(PhysOrg.com) -- Literary critics, cultural scholars and aficionados of the Mayans, the only fully literate people of the pre-Columbian Americas, have lined up to call the first fully illustrated survey of two millennia of Mayan texts assembled by award-winning scholar Dennis Tedlock, "stunning," "astounding," "groundbreaking" and "literally breathtaking."
The book is "2000 Years of Mayan Literature," published in January by the University of California Press. Its author, a SUNY Distinguished Professor, James McNulty Chair in English and Research Professor in Anthropology at the University at Buffalo, has long been recognized as one of the world's principle experts in Mayan culture and literature.
Tedlock is a distinguished ethnopoeticist, translator, linguist and poet, best known for his definitive translation of "Popol Vuh: The Mayan Book of the Dawn of Life and the Glories of Gods and Kings," for which he won the PEN Translation Prize.
In "2000 Years," a beautifully illustrated and highly readable book, Tedlock makes the intellectual world of the ancient Mayans visible and meaningful in distinctive new ways.
His most notable accomplishment is that he establishes for the first time that two millennia of Mayan writings produced in various writing systems and media -- from stone glyphs and paper documents produced in the post-Columbian Roman alphabet -- constitute a single literary history and tradition.
Tedlock's application of a literary designation to stone-carved Mayan glyphs is undoubtedly his most important and emphatic claim he makes and it is one he supports with scholarship of sweeping scope.
He makes the case that hieroglyphic texts represent a visible (not oral) literature that originated long before Old English was born, and centuries before Europeans came to the Americas. This has not been understood, he says, because while there has been much progress in the glyphs' decipherment, an appreciation of their literary value has lagged behind.
"These carvings have traditionally been described as 'inscriptions' and their ancient writers as 'scribes,'" he says, "as if no one was actually composing the written material."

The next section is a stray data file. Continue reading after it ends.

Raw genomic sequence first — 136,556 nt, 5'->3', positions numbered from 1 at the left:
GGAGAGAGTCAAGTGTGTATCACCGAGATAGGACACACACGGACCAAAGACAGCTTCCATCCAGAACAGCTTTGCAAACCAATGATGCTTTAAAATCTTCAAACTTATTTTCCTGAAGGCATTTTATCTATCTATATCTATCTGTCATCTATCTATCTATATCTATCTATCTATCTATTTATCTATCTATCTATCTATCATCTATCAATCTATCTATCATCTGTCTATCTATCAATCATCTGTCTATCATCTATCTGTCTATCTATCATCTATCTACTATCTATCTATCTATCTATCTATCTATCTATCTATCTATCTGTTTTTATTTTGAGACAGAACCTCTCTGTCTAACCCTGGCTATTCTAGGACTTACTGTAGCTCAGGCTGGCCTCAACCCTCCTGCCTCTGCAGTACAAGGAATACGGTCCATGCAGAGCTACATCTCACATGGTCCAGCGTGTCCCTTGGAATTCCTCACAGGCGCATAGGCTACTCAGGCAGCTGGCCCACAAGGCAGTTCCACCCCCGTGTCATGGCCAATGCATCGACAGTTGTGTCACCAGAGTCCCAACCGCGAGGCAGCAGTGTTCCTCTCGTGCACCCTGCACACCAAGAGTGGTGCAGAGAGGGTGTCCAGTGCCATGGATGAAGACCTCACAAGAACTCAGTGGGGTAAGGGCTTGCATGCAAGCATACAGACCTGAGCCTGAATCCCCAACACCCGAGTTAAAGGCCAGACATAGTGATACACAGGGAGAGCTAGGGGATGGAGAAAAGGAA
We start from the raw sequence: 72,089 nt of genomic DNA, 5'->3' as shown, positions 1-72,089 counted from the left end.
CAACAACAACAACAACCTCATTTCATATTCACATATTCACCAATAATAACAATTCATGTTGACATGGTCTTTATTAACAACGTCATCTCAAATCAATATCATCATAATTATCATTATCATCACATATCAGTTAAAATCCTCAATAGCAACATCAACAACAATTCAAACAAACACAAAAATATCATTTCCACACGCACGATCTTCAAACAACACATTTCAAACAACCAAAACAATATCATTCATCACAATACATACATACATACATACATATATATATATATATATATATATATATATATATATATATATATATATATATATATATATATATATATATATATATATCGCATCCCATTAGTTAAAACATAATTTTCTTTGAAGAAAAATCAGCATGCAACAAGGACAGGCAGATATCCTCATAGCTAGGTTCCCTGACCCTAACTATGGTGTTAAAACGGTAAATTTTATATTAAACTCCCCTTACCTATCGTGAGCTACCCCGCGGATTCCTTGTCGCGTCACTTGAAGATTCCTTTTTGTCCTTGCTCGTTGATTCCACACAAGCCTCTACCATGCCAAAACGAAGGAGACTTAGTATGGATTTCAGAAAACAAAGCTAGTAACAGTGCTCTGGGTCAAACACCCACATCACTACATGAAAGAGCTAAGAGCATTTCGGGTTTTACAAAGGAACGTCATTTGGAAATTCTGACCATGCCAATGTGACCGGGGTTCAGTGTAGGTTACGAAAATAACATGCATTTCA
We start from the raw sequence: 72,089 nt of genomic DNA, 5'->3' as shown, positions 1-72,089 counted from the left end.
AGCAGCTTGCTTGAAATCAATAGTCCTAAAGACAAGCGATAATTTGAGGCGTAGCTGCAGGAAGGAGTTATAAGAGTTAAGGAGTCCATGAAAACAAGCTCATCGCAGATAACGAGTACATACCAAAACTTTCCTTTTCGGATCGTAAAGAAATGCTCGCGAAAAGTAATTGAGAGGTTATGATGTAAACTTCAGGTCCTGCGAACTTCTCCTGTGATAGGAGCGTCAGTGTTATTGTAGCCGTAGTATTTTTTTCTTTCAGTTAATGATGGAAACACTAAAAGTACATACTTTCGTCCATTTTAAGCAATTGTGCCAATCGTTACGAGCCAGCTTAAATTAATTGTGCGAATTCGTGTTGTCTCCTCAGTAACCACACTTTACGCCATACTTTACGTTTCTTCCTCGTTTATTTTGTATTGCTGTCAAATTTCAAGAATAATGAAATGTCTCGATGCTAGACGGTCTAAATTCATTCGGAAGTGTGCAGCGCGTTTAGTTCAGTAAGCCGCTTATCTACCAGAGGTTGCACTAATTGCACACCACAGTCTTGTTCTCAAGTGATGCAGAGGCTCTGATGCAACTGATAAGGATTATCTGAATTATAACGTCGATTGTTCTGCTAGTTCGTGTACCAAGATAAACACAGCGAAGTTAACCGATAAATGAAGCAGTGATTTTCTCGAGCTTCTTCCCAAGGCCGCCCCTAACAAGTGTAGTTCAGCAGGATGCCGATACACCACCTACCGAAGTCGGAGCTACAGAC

Tedlock analyzes this material not just as discrete bits of data, but as a series of narratives, a task, he says, which "requires paying attention to the whole story the writers tell" through a unique literature that employs complex visual art forms to recount complex stories.
He describes what Mayans dreamed and the stories they told themselves about astronomy, math, medicine and other sciences to history, mythology, poetry and spiritual practice.
Tedlock says part of his inspiration lies with the late Linda Schele, an expert in the field of Maya epigraphy and iconography whose role in the decipherment of Mayan hieroglyphics he considers invaluable.
He calls her "a very generous scholar" who also made literary connections in her analysis and, like Tedlock, linked the older works to living Mayan culture as well, "interpreting inscriptions in the light of what we know about Mayan culture today." After Schele died in 1998, however, Tedlock says most scholars went back to treating the inscriptions as data.
He presents the material chronologically, beginning with early "calculiform" hieroglyphic materials and moving on to paper codices considered "works of the devil" by the Spanish, who systematically destroyed most of them. Tedlock also considers literature written in their native languages by Christianized Mayans after the Spanish conquest, and ends with writings composed by contemporary Mayans, whose literature is not only thriving, but experiencing a renaissance.
The author drew on his decades of work among the Mayans and the work of major scholars in this field, to assemble the book, and to challenges a number of other commonly held assumptions about this culture.
He firmly establishes, for instance, that many Mayan writers (not just a few) were women, and that Mayan inscriptions on monuments were not just the abstract speculations of priests or stories of royal life, but descriptions of the lives of every day flesh and blood human beings. Tedlock says they also simultaneously describe events in the skies among the gods.
He also challenges notions that Mayan rulers claimed the status of gods, claiming that inscriptions previously cited by scholars as describing the kings as gods are actually accounts of their good deeds as religious practitioners.
"It is clear that these rulers were not considered gods, nor did they claim to be gods," says Tedlock. "Rather, they were priest-kings whose role was to mediate between men and gods."
Tedlock's research, writing, and editing has been supported by grants and fellowships from the NIMH, NEA, NEH, Fulbright Commission, John Simon Guggenheim Foundation, the Institute for Advanced Study in Princeton and Harvard's Dumbarton Oaks museum and library in Washington, D.C.
Explore further: Explainer: How to solve a jewel heist (and why it takes so long)